It’s there a place where I can bay already cut this wood for barrels.
Thanks.

Ja

It’s the ONLY wood for bourbon, by definition.

Scooter

Hi there, we recently bought a 1920 farmhouse in MD. The house itself needs to be completely renovated and updated. This is going to require multiple structural changes. There have been various pieces of the structural elements that have been confirmed to be white oak. Can someone tell me how strong a 5.5”x 5.5” beam would be? What find if load can white oak carry?

Michael

Lumber span tables are commonly available on the internet with a simple Google search. The span tables will give you all of the essential load data you need.

Dillon Fitzgerald

You will need a knowledgeable structural engineer to tell you the strength of your beam. The member can be grade in-situ to provide a better representation of strength. It also depends how the beam is installed and its connections.

I can help you with that or you can find another professional to help you out.

Sam edens

I’m refinishing a rocking chair( white oak) frame.is there another wood that will match up with a clear coat . need to replace some slats on seat.

Amy Phelps

Hello. I’ve recently acquired this beautiful side board (dated approximately 1910-1915). I’m going to bring it back to life and I’m wondering what type of wood it is. Oak, Cherry? Also, what stain would you recommend for restaining the top and mirror area.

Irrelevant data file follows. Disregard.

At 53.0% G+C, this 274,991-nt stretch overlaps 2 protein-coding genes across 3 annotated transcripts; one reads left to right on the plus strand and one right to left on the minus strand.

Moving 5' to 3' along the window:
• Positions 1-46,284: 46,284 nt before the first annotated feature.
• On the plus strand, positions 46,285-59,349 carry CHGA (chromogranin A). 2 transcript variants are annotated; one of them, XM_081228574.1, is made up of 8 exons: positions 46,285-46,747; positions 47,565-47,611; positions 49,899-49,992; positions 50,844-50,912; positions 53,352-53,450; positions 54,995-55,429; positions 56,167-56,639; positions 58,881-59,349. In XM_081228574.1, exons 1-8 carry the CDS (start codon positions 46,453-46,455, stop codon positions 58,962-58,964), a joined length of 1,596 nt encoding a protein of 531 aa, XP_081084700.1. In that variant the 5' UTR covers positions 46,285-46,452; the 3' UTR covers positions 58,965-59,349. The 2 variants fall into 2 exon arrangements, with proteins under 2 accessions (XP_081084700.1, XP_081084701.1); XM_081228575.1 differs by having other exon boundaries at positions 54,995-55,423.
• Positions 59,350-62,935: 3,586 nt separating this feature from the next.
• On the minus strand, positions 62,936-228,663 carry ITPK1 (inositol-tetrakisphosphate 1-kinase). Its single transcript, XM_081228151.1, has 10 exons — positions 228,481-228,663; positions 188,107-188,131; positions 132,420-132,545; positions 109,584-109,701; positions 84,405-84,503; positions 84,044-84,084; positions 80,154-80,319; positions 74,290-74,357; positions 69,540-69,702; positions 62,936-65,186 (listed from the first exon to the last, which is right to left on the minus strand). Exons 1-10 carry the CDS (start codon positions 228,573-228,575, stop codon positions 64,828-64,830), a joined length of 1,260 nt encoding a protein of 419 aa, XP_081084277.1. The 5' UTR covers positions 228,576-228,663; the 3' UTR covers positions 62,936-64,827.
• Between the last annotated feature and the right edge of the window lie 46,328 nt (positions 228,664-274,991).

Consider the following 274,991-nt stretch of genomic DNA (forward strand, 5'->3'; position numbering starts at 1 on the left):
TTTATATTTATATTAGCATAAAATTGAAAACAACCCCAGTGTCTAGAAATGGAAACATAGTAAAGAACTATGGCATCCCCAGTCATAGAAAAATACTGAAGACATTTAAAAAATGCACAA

Thank you.

Amanda Berger

I am trying to find out what kind of wood my headboard is.. Any help would be appreciated.

Jason

From what I can tell from this picture it looks like walnut

Donna Smolinski

I am thinking of using White Oak in lieu of Cypress for rebuilding my exterior porch railing. I know that White Oak can be stained, but can it be painted to a nice smooth finish?

Silas Jura

Cypress has excellent rot resistance and will hold up much better in exterior conditions but to answer your question: Oak in general is not a very friendly wood to paint if you are looking for a smooth surface. The grains are very open and porous so you will still see the graining even after being painted. Hard Maple is a much better wood if you are looking for a smooth finish paint job and it is just as strong as White Oak. Make sure it is Hard Maple as there are soft maple woods as well. The other option if… Read more »

ORO Woodworks

White oak is not difficult to paint to a smooth finish, so long as it is well sanded. It doesn’t absorb the paint nearly as much as red oak, as its grain is MUCH tighter. But, that said, I would suggest not painting high quality expensive hardwoods in general — you’re covering up half of what you are paying for. Softwoods actually tend to expand less than hardwoods due to moisture exchange, which is one of the reasons they are used often in exterior builds. Plus, they tend to be less expensive, and paint easily. You’ll likely pay $5.50+ per… Read more »

Rickey Bryan

How stable would true American white oak be in instruments, such as guitar body’s? It seem to have a high shrinkage rate, but if it is quarter swan would or will that apply assuming that it has been properly dried?

jody frenzel

Fantastic writing ! Apropos , if your business requires a IRS 4868 , my business partner filled out a sample version here https://goo.gl/jyjFyS.

Mario Cargol

I always found the same but i think is just because the grain sometimes has ondulations. If you peel the bark of a holm oak(quercus ilex) you will see it more clearly. Those parts seem to have bad grain but they never gave problems to me when doing steam bending of kayak ribs ;)

D

So…. Isn’t “Quercus Alba” actually the Japanese white oak?
This articles says its from the US. Is all white oak lumped into a
generalized category?